In The Power of Habit, Charles Duhigg, describes a series of MRI Scans conducted as part of a legal case against a casino. The scans showed that to pathological gamblers near misses looked like wins. Their brains reacted almost the same way. On the other hand, when non-problem gamblers experienced a near miss, they received a dose of apprehension that triggered a different response, “quit before it gets worse”.

Games, if we are to believe Rafe Koster’s Theory of Fun, use pattern matching to generate stimulus. Over time and given repeated success the pleasure reward diminishes as we become increasingly familiar with the patterns. Eventually we get bored with the game and move on. However as Neurologist Judy Willis described in Psychology Today “The motivation to persevere and pursue greater challenge at the next level is the brain seeking another surge of dopamine — the fuel of intrinsic reinforcement.” That does sound like something we encourage in game design.

Just A Skinner Box

In a series of experiments on Rats and pigeons, BF Skinner found using his eponymous box that an animals behaviour could be affected by adjusting their expected rewards; such as releasing food by pressing a button. By creating an escalating or random variation in the frequency of the release of that food you can even can cause them to press that button compulsively. The topic is too complex to cover in detail here and there are unanswered questions too, however it seems that a schedule of reinforcement (repeated actions with a predictable payout) plus unpredictable timing to that reward can be highly compelling.

Is that what’s happening in games? And is it unique to F2P?

The good news is that playing games a lot may not in itself be problematic for all gamers, whereas with addiction it is always detrimental for the addict (Gentile, 2009;Kuss & Griffiths, 2012): ‘‘Healthy excessive enthusiasms add to life, whereas addictions take away from it’’ (Griffiths & Meredith, 2009,p. 247).

A number of experiments have shown that humans show the same patterns of response that other animals show when exposed to the basic schedules of reinforcement; so Operant Conditioning does seem to work. However, in a game (unlike a Skinner Box), we don’t control all the factors and aren’t the only source of stimulus. In practice it’s rare that any game will have the capacity to exert much direct influence over players; the vast majority of people are just too savvy.

Even if we could really deliver the kind of influence that might affect players’ behaviour, conditioning also seems to require effort if it is to be sustained. There comes a point where that effort becomes greater than the reward. When we vary the rate of stimulus (e.g. the interval or ratio of activity needed to trigger a reward), the investment required to achieve the payoff will eventually exceed its value (eventually leading to the cessation of that behaviour). We learn from experience as an ongoing adaptive process. When conditions change, we learn new behaviours and eliminate old ones. Habits can, of course, be very hard to break – but they can also be very hard to form as (going back to BJ Fogg) they need a sustained Motivation, Action and Trigger.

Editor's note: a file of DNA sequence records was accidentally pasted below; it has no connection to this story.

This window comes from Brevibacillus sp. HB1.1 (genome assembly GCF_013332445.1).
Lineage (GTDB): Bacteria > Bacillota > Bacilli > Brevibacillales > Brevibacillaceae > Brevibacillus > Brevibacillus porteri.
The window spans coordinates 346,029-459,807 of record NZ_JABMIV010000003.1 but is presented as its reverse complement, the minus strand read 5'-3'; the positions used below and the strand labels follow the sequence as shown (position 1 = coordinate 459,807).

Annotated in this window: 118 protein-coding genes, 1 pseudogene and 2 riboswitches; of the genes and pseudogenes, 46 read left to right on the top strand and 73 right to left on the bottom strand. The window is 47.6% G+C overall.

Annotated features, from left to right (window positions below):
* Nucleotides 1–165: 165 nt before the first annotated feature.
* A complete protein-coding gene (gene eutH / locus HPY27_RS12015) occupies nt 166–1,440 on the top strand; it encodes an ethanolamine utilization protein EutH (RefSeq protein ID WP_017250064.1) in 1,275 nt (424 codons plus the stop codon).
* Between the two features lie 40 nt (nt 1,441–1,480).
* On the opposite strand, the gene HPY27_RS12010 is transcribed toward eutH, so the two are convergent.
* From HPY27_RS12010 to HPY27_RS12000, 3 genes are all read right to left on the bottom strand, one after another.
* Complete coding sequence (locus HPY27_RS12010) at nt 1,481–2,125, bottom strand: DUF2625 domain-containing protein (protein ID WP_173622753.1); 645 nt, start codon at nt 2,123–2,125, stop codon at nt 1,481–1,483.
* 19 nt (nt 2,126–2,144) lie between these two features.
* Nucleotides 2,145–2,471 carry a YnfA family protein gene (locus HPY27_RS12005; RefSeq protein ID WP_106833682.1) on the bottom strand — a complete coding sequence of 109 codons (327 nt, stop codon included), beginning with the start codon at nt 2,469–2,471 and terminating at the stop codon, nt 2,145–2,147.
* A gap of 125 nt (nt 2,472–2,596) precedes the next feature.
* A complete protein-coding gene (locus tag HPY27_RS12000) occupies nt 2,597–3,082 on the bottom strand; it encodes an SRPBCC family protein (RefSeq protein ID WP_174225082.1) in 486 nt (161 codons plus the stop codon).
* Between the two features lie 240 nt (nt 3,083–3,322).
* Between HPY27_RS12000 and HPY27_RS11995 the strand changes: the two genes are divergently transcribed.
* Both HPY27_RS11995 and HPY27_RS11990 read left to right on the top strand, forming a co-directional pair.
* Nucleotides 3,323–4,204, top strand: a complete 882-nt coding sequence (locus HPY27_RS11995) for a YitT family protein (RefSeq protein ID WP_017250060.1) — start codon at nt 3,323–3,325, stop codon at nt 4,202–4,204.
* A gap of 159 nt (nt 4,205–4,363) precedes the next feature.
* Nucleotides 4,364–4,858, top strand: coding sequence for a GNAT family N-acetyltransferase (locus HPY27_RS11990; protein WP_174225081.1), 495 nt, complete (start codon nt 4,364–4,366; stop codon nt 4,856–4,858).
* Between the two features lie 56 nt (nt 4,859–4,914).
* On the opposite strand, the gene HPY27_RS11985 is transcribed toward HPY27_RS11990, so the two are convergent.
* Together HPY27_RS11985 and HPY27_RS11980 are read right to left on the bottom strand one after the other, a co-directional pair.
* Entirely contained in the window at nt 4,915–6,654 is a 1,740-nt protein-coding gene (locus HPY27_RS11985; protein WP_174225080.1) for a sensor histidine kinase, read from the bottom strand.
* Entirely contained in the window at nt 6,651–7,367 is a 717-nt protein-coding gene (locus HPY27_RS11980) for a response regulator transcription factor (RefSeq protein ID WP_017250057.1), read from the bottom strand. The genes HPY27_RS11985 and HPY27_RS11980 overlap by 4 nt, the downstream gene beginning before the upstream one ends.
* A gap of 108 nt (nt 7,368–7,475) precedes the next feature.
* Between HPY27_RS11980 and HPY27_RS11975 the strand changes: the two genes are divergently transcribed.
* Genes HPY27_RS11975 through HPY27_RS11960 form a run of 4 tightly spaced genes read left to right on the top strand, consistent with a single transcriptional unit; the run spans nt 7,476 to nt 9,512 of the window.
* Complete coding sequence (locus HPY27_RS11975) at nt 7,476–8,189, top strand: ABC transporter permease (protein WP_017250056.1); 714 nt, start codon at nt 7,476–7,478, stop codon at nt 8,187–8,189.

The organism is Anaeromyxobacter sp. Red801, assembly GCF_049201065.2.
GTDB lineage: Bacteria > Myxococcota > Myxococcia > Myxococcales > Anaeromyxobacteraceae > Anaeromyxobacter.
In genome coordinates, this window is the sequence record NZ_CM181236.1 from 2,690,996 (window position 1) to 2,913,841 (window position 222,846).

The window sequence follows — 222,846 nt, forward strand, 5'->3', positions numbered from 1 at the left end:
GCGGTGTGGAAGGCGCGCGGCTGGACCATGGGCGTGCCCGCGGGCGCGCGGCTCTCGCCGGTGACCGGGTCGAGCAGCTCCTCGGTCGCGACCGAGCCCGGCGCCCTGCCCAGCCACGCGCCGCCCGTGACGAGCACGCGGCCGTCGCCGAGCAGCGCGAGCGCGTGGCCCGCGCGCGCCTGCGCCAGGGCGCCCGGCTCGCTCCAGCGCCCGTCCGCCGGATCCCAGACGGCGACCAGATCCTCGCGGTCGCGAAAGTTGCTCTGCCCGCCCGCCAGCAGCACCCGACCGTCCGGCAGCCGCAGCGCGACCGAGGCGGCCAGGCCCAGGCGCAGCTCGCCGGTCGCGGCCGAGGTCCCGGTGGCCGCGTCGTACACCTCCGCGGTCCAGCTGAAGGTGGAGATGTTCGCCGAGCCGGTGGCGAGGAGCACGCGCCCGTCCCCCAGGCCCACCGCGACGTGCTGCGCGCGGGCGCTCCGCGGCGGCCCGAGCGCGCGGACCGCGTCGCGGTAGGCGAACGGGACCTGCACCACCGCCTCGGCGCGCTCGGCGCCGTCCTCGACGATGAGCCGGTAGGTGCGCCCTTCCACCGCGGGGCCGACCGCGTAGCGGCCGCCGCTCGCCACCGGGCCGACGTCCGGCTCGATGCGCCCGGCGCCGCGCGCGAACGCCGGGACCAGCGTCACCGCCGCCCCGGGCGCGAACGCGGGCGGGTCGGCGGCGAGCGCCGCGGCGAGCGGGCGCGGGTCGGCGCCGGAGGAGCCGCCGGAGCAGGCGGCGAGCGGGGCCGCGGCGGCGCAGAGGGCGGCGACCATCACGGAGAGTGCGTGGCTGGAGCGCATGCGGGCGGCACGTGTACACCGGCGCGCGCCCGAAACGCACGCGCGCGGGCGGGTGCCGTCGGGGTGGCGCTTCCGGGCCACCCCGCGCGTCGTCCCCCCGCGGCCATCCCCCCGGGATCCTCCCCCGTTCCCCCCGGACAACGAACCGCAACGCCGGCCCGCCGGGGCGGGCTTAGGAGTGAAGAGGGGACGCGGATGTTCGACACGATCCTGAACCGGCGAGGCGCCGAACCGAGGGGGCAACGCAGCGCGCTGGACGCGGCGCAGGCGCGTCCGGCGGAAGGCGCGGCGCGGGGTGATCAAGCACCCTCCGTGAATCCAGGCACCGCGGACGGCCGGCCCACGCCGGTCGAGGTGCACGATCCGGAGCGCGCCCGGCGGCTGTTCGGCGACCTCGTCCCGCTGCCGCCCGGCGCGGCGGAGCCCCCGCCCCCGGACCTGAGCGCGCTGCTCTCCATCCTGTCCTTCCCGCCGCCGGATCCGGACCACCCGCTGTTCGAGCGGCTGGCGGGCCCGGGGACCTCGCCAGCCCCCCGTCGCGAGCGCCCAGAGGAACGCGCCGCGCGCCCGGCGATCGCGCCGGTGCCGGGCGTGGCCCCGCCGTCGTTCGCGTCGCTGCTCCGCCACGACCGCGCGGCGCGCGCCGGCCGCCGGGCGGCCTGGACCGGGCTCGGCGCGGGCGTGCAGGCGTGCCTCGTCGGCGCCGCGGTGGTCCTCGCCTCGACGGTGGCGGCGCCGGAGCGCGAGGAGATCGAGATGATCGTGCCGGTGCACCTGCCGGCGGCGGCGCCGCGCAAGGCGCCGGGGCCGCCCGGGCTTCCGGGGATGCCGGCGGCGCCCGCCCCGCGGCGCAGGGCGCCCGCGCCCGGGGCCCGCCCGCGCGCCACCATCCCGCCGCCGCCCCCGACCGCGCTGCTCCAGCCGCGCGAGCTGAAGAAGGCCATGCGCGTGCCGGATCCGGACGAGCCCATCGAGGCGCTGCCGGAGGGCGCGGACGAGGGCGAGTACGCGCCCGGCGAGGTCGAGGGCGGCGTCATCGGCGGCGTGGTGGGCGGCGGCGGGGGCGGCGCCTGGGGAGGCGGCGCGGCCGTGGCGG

It seems to me that conditioning in games is plausible; but largely impractical, not least because people are just too savvy.

Is it an Question of Ethics?

Of course being difficult doesn’t mean impossible.  But is there an opportunity? is this even an ethical question at all?

One of the biggest holes in the question of manipulation is that most (mindful) people will quickly notice any obvious attempts at manipulation. Despite this there are of course vulnerable people including children or adults with a susceptibility who might fall into the tricks of less ethical designers. There are systems in place to protect minors, legally and from a platform perspective – however this is not just a question of enforcement.  Our brand is on the line if we sully it with unethical designs which destroy trust and credibility. The anger people feel about being manipulated isn’t just about the individual concerned – they tell everyone they can. That kills any business.

Trust is what helps keep people engaged – not manipulation! It’s not just unethical to seek to form habitual behaviour in games but it is also largely counterproductive.

To be ethical our intent has to be appropriate, reasonable, and clearly communicated. Players need to have informed consent. But, for me, this isn’t just a question of ethics.

Commercially we are better off making better games. Designing game play that factors in engagement is the very best way to ensure a healthy environment that encourages players to come back to your game. Giving feedback at the right time will helps since intrinsic positive reinforcement is massively important in terms of desire to play. That feeling of mastering something and of an escape from our everyday world are more important than mechanical operant conditioning because they leave the player with a feeling that they “…cannot wait to play again”. This taps into the very essence of what it means for people to play games, rather than the work of responding to a schedule of reinforcement.

We have a lot to learn from the underlying principles behind habit forming behaviour especially from people like BJ Fogg and BF Skinner; but the value is in trying to understand players so that we can make them better games; not just to make more money.

Special thanks to Berni Good for her input and advice (any mistakes here are of course my own!)

Oscar Clark   •   August 13, 2014